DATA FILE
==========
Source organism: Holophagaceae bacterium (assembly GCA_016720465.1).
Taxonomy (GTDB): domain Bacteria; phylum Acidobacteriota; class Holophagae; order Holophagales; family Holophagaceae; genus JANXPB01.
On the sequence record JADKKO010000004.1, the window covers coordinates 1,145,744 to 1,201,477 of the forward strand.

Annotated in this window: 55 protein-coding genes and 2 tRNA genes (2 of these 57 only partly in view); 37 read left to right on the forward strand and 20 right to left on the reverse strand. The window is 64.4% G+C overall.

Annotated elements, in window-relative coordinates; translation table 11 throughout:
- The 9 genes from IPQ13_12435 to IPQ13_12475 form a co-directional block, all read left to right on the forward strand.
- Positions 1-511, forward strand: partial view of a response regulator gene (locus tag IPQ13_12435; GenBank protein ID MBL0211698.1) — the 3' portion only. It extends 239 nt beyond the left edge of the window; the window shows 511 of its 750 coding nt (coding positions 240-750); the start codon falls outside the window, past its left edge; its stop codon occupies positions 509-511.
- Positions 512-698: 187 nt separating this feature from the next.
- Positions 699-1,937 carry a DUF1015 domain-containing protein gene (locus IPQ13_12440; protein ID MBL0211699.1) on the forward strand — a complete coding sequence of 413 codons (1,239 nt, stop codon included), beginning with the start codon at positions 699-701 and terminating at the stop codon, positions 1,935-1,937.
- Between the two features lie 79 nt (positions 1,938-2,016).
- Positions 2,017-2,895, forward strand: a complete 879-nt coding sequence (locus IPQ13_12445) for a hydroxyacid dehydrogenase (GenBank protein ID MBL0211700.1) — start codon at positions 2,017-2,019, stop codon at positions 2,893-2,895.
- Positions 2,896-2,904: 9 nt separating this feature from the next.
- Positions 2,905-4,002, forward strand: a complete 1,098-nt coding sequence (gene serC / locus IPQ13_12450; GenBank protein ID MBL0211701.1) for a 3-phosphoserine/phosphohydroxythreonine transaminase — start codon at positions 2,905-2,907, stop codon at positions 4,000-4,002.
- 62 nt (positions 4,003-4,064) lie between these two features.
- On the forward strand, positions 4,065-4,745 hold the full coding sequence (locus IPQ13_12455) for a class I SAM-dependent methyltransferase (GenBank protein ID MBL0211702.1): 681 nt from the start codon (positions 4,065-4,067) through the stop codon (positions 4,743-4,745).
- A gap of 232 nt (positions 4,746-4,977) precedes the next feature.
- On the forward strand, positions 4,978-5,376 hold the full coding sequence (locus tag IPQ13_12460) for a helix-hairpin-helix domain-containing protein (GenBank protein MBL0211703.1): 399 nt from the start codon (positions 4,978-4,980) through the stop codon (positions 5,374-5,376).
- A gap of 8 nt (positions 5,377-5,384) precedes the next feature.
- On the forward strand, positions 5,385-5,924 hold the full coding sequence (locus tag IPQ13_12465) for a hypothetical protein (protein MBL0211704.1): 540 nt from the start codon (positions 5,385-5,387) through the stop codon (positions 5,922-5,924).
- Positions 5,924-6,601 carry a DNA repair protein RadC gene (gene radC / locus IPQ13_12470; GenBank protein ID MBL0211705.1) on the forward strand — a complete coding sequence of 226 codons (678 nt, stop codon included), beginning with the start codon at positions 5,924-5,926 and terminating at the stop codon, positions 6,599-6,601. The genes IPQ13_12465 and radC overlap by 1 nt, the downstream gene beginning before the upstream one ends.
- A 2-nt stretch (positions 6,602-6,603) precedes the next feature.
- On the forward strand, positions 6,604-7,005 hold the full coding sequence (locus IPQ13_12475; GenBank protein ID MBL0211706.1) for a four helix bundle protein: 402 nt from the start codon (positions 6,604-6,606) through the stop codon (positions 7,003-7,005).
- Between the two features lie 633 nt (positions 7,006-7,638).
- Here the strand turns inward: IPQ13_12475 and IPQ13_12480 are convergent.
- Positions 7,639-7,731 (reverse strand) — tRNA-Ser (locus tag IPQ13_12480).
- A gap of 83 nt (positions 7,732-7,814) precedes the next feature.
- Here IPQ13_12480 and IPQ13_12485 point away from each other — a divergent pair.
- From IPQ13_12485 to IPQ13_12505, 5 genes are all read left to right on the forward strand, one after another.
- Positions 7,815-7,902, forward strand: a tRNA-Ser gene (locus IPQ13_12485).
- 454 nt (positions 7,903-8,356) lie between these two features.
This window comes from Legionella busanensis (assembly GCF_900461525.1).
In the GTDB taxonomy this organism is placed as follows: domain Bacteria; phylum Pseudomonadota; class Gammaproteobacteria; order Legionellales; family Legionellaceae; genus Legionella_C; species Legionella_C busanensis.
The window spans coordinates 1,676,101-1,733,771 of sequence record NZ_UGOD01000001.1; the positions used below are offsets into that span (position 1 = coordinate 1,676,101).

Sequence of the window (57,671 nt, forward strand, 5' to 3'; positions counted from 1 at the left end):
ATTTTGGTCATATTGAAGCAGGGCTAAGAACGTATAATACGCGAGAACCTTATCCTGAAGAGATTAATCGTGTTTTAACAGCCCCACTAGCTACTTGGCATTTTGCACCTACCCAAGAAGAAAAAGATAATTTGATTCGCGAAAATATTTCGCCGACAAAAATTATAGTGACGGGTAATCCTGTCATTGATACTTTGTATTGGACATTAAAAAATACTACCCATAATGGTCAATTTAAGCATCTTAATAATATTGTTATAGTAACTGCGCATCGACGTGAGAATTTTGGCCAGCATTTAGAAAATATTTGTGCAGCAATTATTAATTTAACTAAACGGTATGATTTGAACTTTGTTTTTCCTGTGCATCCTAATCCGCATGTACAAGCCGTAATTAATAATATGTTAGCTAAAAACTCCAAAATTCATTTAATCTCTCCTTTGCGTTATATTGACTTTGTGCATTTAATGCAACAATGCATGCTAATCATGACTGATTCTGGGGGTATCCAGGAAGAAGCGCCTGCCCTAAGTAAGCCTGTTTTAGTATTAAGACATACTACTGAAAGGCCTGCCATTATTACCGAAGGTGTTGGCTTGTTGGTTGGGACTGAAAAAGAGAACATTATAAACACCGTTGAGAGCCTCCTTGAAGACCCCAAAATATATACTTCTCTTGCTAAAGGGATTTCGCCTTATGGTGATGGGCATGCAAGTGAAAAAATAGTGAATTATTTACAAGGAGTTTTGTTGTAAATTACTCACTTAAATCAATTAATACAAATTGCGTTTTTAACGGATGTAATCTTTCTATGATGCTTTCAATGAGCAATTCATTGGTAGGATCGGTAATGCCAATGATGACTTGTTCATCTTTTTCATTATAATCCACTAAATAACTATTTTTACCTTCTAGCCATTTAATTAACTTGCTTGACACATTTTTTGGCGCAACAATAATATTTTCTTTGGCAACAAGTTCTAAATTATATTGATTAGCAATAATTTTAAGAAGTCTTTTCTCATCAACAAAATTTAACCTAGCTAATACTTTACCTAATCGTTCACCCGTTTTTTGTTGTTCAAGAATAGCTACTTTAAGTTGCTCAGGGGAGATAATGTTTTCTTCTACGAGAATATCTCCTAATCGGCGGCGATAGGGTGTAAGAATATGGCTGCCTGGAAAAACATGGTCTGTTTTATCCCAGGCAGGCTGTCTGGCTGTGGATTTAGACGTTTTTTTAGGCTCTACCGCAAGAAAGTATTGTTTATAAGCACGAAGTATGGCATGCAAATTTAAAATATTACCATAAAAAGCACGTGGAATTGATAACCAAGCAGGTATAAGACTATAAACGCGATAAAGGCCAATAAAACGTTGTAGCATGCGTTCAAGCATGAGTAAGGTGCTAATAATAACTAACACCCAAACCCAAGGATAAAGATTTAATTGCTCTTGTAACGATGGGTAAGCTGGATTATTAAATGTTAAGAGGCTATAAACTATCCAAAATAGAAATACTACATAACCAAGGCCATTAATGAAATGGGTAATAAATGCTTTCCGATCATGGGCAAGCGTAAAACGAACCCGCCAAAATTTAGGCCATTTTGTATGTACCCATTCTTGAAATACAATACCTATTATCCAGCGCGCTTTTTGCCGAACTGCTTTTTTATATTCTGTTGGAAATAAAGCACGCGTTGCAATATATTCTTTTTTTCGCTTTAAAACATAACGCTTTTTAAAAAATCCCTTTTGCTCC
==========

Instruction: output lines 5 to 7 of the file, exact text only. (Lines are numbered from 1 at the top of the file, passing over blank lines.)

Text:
Annotated elements, in window-relative coordinates; translation table 11 throughout:
- The 9 genes from IPQ13_12435 to IPQ13_12475 form a co-directional block, all read left to right on the forward strand.
- Positions 1-511, forward strand: partial view of a response regulator gene (locus tag IPQ13_12435; GenBank protein ID MBL0211698.1) — the 3' portion only. It extends 239 nt beyond the left edge of the window; the window shows 511 of its 750 coding nt (coding positions 240-750); the start codon falls outside the window, past its left edge; its stop codon occupies positions 509-511.